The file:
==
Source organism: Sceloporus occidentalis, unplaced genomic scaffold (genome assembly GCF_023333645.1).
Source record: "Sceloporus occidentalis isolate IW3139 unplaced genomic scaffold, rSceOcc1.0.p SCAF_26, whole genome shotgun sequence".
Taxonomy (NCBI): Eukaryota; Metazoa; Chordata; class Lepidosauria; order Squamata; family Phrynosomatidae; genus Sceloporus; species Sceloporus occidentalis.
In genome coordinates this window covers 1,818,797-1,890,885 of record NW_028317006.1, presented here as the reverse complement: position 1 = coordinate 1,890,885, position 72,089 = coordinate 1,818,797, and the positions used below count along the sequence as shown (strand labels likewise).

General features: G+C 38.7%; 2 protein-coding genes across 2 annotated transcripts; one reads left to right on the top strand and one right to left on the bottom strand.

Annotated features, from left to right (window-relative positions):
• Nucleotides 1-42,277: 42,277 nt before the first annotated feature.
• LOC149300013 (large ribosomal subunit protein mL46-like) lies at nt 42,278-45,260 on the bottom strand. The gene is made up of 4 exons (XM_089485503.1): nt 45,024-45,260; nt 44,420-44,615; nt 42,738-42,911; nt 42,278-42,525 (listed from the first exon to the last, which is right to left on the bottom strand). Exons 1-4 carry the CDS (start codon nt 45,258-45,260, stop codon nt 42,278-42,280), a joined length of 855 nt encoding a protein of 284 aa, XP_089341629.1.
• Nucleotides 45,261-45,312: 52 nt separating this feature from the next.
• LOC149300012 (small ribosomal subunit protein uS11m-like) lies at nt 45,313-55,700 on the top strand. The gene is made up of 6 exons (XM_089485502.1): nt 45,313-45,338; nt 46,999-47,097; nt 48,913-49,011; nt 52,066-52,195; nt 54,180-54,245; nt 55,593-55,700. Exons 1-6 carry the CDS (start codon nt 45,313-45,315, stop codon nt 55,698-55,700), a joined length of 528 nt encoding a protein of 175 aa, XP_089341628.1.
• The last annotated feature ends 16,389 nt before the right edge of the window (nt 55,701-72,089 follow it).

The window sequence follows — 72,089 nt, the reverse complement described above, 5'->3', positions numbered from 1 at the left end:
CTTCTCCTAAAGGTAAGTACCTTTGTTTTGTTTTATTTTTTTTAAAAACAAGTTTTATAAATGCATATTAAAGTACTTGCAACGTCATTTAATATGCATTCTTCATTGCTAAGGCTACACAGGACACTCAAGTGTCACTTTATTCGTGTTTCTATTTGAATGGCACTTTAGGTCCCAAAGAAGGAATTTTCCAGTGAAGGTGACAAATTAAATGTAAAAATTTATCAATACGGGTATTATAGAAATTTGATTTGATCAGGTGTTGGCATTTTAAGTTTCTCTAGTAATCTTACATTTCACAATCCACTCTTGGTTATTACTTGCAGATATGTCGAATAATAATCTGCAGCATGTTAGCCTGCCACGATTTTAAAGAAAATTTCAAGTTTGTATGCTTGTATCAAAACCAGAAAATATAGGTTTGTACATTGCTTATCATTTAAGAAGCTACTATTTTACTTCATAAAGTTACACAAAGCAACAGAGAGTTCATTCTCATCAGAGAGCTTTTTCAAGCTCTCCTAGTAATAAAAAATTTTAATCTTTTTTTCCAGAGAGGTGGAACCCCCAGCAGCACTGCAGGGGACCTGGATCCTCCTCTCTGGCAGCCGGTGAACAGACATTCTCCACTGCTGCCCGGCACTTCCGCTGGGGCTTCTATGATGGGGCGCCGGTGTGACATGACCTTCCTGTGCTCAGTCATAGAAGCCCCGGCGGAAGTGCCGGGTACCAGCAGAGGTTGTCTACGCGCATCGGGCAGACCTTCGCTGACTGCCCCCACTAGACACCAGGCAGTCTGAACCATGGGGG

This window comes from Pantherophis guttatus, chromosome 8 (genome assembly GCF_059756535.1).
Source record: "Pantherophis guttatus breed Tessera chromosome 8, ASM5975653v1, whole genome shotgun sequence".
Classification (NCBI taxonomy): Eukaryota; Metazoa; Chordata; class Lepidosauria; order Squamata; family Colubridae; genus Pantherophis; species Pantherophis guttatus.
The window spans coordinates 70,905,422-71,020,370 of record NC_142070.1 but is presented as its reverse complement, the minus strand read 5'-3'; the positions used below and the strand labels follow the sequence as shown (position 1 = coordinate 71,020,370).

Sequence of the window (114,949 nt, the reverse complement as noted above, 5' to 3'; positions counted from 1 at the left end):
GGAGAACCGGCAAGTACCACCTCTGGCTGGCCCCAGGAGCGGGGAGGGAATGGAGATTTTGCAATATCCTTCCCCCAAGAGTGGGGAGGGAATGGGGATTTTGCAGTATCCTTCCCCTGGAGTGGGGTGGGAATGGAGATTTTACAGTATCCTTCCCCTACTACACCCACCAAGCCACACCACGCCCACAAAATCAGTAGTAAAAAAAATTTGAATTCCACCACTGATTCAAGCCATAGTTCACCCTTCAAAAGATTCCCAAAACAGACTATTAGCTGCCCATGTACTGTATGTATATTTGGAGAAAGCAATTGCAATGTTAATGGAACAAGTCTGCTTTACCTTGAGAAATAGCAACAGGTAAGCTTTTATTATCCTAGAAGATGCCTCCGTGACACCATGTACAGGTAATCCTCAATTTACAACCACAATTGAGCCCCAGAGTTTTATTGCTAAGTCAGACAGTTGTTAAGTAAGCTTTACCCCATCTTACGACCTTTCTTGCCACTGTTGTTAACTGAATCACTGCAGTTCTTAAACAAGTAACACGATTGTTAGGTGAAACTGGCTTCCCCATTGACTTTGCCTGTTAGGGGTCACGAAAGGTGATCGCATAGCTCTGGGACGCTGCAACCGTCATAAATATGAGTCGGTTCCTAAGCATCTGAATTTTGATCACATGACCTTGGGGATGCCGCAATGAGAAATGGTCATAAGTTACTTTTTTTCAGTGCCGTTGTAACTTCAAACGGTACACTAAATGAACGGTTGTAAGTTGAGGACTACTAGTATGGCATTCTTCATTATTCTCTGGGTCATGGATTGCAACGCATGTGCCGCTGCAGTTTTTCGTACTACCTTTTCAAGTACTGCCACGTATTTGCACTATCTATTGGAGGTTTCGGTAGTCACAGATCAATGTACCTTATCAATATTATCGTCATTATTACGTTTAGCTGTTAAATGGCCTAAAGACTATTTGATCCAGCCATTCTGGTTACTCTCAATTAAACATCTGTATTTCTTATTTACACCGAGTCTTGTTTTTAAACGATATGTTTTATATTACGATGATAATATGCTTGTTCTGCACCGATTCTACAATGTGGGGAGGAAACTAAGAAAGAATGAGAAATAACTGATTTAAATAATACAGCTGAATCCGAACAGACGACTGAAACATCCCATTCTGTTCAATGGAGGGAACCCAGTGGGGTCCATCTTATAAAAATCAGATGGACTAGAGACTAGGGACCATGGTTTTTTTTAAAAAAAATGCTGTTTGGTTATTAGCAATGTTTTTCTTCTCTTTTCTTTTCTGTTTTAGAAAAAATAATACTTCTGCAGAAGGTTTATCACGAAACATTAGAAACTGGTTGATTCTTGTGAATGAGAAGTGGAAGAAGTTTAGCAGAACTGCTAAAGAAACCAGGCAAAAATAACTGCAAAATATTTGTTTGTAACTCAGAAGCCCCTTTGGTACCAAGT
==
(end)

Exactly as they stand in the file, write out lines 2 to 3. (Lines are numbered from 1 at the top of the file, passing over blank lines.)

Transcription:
Source record: "Sceloporus occidentalis isolate IW3139 unplaced genomic scaffold, rSceOcc1.0.p SCAF_26, whole genome shotgun sequence".
Taxonomy (NCBI): Eukaryota; Metazoa; Chordata; class Lepidosauria; order Squamata; family Phrynosomatidae; genus Sceloporus; species Sceloporus occidentalis.